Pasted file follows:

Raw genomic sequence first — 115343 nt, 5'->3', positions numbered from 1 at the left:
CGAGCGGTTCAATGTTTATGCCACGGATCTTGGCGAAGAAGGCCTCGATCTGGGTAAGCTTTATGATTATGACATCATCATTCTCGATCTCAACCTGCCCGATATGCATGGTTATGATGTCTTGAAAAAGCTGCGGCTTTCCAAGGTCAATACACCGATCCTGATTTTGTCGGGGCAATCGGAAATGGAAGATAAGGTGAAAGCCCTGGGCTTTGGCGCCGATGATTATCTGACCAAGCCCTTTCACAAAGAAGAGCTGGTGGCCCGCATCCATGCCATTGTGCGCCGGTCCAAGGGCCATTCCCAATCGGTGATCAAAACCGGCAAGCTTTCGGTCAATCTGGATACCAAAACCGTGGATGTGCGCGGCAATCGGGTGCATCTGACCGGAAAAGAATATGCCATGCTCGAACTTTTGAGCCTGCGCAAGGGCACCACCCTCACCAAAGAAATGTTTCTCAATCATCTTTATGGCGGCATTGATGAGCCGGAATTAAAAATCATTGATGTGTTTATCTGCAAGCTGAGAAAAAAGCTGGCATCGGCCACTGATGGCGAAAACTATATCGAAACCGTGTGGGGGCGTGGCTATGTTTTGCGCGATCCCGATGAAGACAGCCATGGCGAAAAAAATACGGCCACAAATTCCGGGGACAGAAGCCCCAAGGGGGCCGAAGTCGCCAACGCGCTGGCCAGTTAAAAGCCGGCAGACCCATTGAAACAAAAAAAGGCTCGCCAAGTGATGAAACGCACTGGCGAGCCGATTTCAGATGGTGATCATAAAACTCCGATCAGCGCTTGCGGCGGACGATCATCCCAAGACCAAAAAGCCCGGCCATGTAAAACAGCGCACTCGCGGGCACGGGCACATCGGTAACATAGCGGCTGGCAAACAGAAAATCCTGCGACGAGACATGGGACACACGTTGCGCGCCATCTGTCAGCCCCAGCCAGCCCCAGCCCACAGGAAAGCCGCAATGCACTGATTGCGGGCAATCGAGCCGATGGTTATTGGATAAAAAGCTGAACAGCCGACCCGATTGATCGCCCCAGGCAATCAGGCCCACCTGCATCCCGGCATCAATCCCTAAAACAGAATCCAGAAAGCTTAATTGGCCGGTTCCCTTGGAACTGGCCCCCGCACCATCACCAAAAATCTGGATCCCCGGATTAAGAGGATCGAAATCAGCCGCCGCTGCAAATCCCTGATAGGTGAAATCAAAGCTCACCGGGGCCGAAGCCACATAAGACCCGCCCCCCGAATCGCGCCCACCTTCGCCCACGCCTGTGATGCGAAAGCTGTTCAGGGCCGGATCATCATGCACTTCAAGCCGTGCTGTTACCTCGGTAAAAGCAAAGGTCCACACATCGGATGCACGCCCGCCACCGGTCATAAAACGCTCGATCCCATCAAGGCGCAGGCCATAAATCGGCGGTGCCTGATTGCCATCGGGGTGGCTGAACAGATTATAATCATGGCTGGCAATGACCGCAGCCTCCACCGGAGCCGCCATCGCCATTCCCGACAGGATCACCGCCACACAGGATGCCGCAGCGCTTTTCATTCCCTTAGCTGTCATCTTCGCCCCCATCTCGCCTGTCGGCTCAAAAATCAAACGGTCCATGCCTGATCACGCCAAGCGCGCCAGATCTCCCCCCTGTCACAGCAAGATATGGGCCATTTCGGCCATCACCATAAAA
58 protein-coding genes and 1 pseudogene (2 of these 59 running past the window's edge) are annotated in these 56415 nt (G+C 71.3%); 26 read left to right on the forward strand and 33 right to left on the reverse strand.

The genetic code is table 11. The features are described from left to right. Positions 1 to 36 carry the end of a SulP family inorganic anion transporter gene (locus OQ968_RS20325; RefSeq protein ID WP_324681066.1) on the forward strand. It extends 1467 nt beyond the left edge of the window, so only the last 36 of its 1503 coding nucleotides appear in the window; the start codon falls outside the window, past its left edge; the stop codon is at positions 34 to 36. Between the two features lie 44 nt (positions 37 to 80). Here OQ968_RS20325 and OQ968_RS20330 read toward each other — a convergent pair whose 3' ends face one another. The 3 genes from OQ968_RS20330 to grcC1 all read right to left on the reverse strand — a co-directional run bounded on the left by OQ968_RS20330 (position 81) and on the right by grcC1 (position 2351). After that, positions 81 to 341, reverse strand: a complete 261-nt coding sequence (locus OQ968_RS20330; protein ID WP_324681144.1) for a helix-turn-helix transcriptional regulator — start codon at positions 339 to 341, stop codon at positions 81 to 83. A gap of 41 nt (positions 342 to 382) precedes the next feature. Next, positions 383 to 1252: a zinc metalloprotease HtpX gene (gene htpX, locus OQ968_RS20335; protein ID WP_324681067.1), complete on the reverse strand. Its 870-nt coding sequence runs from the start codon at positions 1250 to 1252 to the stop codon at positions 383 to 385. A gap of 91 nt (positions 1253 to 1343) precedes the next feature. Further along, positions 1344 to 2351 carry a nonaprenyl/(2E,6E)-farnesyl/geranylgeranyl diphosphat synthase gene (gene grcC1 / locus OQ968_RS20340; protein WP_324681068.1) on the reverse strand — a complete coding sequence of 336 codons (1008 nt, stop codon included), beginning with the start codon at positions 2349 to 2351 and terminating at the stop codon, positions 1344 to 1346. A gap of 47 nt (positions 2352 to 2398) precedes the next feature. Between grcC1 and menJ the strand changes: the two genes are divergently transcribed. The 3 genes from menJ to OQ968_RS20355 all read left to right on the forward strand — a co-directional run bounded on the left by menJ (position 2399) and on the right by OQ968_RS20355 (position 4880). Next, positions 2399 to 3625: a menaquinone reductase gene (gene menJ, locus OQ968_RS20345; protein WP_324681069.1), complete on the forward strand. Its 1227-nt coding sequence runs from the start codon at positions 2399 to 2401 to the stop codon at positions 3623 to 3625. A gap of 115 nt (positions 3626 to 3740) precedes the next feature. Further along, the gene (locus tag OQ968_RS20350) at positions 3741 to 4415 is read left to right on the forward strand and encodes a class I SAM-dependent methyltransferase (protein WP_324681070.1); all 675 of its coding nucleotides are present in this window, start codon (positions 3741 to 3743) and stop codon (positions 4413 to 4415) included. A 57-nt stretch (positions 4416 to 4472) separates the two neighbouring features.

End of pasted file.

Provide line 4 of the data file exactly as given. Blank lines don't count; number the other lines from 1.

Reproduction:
The genetic code is table 11. The features are described from left to right. Positions 1 to 36 carry the end of a SulP family inorganic anion transporter gene (locus OQ968_RS20325; RefSeq protein ID WP_324681066.1) on the forward strand. It extends 1467 nt beyond the left edge of the window, so only the last 36 of its 1503 coding nucleotides appear in the window; the start codon falls outside the window, past its left edge; the stop codon is at positions 34 to 36. Between the two features lie 44 nt (positions 37 to 80). Here OQ968_RS20325 and OQ968_RS20330 read toward each other — a convergent pair whose 3' ends face one another. The 3 genes from OQ968_RS20330 to grcC1 all read right to left on the reverse strand — a co-directional run bounded on the left by OQ968_RS20330 (position 81) and on the right by grcC1 (position 2351). After that, positions 81 to 341, reverse strand: a complete 261-nt coding sequence (locus OQ968_RS20330; protein ID WP_324681144.1) for a helix-turn-helix transcriptional regulator — start codon at positions 339 to 341, stop codon at positions 81 to 83. A gap of 41 nt (positions 342 to 382) precedes the next feature. Next, positions 383 to 1252: a zinc metalloprotease HtpX gene (gene htpX, locus OQ968_RS20335; protein ID WP_324681067.1), complete on the reverse strand. Its 870-nt coding sequence runs from the start codon at positions 1250 to 1252 to the stop codon at positions 383 to 385. A gap of 91 nt (positions 1253 to 1343) precedes the next feature. Further along, positions 1344 to 2351 carry a nonaprenyl/(2E,6E)-farnesyl/geranylgeranyl diphosphat synthase gene (gene grcC1 / locus OQ968_RS20340; protein WP_324681068.1) on the reverse strand — a complete coding sequence of 336 codons (1008 nt, stop codon included), beginning with the start codon at positions 2349 to 2351 and terminating at the stop codon, positions 1344 to 1346. A gap of 47 nt (positions 2352 to 2398) precedes the next feature. Between grcC1 and menJ the strand changes: the two genes are divergently transcribed. The 3 genes from menJ to OQ968_RS20355 all read left to right on the forward strand — a co-directional run bounded on the left by menJ (position 2399) and on the right by OQ968_RS20355 (position 4880). Next, positions 2399 to 3625: a menaquinone reductase gene (gene menJ, locus OQ968_RS20345; protein WP_324681069.1), complete on the forward strand. Its 1227-nt coding sequence runs from the start codon at positions 2399 to 2401 to the stop codon at positions 3623 to 3625. A gap of 115 nt (positions 3626 to 3740) precedes the next feature. Further along, the gene (locus tag OQ968_RS20350) at positions 3741 to 4415 is read left to right on the forward strand and encodes a class I SAM-dependent methyltransferase (protein WP_324681070.1); all 675 of its coding nucleotides are present in this window, start codon (positions 3741 to 3743) and stop codon (positions 4413 to 4415) included. A 57-nt stretch (positions 4416 to 4472) separates the two neighbouring features.